In my field of work though (software engineering), the salary is also skyrocketing, so I guess that’s fine, but it’s not the case for everyone.

    The thing that’s been striking me the most, is how in big cities, there’s a lot of multiculturalism, but in small towns, there can be a lot of xenophobia, homophobia, whateverphobia. There is some form of “I have nothing against these people, *but*…”. Like they try to be politically correct, while also having trouble to accept differences. That’s probably more frequent in Quebec province with older people, because there’s been a very very huge push of “we gotta protect our culture” in the 80s-90s and early 2000 while federal liberal governments increased immigration (which were one of their main voter base).

    • Yrene Dee

      Thank you, Vincent, for sharing your experience of small-town living. I’m sure it depends on the area and the age of the population to some degree. I fully agree with your last paragraph, but I assure you that this is not more frequent in Quebec. This was the case in every small town I lived in, all over the world.

  8. Margaret

    Thank you for your insights and I agree with most. I am a Canadian who has lived in the US since 1978. I am now in my late seventies and would love to go back home but not to a small town on the east coast. That is where I grew up and of course now its memories. I like the country but also would like to be in a city as I am still active and curious. I think health care is better in a larger city. Cost of housing for myself may be a big issue as things have sky rocketed in the last 10 years. I am still in a delima as most of my family have passed . Having difficulty in making a decision. Its lonely here in the US also especially when your elderly what to do ???lol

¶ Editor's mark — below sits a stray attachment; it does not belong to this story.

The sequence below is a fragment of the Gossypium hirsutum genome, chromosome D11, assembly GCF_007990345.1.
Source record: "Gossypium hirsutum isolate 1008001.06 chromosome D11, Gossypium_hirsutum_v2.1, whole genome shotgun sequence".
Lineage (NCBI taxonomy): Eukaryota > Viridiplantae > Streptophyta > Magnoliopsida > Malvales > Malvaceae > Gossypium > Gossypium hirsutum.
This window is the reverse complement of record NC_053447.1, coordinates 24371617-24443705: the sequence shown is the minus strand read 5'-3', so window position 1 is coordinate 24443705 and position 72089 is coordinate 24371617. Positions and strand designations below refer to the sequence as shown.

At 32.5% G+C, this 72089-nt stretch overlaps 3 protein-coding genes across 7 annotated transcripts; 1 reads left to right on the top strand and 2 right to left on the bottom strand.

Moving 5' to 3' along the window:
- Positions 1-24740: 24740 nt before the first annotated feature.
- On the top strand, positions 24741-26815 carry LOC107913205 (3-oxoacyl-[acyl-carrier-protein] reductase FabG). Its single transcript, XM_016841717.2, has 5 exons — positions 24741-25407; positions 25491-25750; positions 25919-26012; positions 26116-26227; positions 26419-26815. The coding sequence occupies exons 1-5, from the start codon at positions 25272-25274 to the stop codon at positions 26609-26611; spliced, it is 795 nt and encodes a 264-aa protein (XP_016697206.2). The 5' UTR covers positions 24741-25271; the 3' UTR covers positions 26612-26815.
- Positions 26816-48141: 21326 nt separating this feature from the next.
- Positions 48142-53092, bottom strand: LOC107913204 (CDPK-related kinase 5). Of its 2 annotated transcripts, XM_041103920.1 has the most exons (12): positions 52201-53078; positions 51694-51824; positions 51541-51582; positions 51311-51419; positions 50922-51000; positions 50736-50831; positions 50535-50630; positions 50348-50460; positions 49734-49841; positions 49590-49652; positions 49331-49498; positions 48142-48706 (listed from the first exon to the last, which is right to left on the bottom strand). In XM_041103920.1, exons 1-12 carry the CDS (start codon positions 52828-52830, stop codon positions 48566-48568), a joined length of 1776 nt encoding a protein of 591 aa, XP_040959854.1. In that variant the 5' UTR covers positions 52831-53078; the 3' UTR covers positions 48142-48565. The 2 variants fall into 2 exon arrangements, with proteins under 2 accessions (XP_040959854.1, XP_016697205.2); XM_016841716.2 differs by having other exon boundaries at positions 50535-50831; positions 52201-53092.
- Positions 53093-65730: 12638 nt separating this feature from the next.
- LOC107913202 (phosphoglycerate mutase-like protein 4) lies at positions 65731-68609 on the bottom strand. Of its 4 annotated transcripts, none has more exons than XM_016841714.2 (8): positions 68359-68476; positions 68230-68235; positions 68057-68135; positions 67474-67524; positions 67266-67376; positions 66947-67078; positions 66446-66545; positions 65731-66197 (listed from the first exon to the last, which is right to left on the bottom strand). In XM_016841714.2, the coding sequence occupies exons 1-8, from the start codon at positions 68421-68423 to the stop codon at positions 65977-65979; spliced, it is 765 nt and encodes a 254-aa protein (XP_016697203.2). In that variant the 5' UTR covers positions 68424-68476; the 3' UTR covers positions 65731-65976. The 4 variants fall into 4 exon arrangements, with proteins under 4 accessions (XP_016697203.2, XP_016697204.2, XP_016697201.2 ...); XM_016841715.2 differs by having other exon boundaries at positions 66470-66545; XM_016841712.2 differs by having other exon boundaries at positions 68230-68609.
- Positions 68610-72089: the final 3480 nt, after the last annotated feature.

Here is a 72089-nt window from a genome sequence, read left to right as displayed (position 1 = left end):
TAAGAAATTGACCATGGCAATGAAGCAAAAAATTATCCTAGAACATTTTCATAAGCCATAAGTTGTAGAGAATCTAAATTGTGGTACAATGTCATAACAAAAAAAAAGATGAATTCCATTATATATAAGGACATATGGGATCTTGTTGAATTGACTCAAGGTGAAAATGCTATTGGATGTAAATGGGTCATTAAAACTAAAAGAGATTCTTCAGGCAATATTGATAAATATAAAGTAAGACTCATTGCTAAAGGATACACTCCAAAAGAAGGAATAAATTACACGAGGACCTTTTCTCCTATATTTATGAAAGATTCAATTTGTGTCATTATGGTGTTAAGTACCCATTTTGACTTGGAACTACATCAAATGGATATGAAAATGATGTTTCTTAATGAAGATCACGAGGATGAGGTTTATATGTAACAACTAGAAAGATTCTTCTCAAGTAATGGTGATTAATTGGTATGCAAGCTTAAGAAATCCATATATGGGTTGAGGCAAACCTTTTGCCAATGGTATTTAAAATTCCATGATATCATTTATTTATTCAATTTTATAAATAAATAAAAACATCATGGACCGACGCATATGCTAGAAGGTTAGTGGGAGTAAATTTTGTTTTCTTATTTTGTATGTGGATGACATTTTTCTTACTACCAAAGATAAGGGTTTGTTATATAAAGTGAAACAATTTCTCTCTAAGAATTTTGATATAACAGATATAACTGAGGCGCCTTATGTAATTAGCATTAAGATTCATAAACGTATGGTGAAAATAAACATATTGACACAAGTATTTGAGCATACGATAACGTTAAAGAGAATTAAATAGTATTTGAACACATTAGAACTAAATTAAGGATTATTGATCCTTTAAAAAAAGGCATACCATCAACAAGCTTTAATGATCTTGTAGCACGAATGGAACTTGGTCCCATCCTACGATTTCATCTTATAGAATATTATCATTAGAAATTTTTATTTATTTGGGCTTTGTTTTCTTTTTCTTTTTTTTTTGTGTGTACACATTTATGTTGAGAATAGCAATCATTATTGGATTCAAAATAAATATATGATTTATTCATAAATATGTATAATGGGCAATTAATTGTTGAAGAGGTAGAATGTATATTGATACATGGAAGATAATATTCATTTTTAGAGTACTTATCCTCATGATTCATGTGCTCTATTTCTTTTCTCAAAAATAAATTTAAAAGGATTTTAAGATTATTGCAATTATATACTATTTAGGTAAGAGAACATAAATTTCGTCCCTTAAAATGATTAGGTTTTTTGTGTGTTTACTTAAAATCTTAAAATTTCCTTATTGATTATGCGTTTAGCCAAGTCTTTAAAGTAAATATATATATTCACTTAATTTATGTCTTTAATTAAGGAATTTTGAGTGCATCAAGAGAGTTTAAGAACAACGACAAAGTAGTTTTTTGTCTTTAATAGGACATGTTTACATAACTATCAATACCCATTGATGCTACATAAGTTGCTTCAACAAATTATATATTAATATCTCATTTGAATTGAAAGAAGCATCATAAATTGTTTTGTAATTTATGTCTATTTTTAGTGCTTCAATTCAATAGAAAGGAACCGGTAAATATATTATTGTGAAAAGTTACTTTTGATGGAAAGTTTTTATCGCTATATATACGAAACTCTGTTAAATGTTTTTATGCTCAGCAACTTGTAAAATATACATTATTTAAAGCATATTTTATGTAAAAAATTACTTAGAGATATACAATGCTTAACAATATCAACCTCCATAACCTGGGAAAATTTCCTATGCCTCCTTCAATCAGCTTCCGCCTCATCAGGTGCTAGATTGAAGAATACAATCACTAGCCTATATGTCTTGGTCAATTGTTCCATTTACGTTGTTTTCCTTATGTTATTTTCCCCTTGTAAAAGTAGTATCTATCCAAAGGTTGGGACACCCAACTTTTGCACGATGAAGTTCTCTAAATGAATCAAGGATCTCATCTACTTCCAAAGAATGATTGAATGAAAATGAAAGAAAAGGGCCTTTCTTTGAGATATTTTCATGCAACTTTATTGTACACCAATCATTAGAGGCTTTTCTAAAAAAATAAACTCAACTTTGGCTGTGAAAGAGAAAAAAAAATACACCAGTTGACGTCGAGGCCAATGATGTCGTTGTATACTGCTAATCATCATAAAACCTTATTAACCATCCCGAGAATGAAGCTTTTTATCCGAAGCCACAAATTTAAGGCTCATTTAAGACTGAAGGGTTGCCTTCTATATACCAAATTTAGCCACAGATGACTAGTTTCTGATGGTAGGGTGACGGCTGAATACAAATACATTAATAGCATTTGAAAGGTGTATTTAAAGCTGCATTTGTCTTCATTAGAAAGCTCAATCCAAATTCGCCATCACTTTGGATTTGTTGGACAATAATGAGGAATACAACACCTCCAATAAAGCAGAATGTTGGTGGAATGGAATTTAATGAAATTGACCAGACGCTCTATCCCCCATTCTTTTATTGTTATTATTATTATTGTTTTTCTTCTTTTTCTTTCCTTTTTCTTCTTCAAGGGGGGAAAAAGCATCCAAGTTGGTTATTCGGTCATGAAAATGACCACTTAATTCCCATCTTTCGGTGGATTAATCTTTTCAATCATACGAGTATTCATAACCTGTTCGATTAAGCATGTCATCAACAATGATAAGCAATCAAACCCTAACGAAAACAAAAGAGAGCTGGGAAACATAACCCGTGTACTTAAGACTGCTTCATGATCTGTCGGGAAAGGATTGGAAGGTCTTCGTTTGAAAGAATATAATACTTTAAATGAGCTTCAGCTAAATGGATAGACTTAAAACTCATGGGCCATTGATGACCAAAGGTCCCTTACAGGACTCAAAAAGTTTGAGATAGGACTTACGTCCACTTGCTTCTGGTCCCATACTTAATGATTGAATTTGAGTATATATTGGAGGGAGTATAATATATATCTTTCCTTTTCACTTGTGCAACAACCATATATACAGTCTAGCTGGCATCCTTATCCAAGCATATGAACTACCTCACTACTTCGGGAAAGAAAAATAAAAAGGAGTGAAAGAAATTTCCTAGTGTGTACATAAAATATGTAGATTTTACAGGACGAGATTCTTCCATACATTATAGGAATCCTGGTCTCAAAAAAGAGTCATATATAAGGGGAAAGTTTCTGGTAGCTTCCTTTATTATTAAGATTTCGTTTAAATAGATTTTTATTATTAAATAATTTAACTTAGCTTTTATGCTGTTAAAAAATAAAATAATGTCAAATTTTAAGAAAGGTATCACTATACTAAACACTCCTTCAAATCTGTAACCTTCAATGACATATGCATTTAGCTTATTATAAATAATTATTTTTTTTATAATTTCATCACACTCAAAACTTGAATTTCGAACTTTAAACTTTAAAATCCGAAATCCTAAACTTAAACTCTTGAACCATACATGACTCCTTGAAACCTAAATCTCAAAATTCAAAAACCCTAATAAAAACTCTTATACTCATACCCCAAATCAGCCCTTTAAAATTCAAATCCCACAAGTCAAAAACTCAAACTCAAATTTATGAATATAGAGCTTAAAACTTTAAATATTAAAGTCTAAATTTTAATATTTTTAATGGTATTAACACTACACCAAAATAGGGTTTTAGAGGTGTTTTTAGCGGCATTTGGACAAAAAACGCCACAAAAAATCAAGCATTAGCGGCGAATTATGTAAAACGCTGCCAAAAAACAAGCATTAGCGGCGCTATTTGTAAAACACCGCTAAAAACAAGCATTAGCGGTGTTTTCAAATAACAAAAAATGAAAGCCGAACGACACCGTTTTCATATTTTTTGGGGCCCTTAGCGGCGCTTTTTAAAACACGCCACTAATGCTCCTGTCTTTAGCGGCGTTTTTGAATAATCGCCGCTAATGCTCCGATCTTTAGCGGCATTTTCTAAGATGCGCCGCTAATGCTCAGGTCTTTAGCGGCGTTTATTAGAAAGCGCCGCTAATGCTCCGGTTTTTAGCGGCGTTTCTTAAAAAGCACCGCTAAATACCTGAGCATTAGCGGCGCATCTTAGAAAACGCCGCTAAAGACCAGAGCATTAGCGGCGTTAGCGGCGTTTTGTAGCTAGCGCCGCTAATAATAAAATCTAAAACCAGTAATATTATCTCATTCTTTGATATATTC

• Yrene Dee

      Thanks, Margaret for sharing your thoughts. This is definitely a difficult decision to make. Later on in life, we often think about returning to the country we came from. Many of us go through similar phases. Every situation is different of course depending on finances and expectations.
      In Canada, rents and property prices are skyrocketing and food costs are unbelievably high as well, maybe even higher than in the US. I just travelled through the US a few weeks ago. You also have to realize that Canada is not the country it used to be just a few years ago. Making new friends in Canada is not that easy. And, our healthcare system is crumbling.
      To me, having friends and self-minded people around me is more important than the place I’m at.
      Good luck to you in making this big decidion. Once you decide, either way, accept it and enjoy life, where ever you are. All the best wishes to you<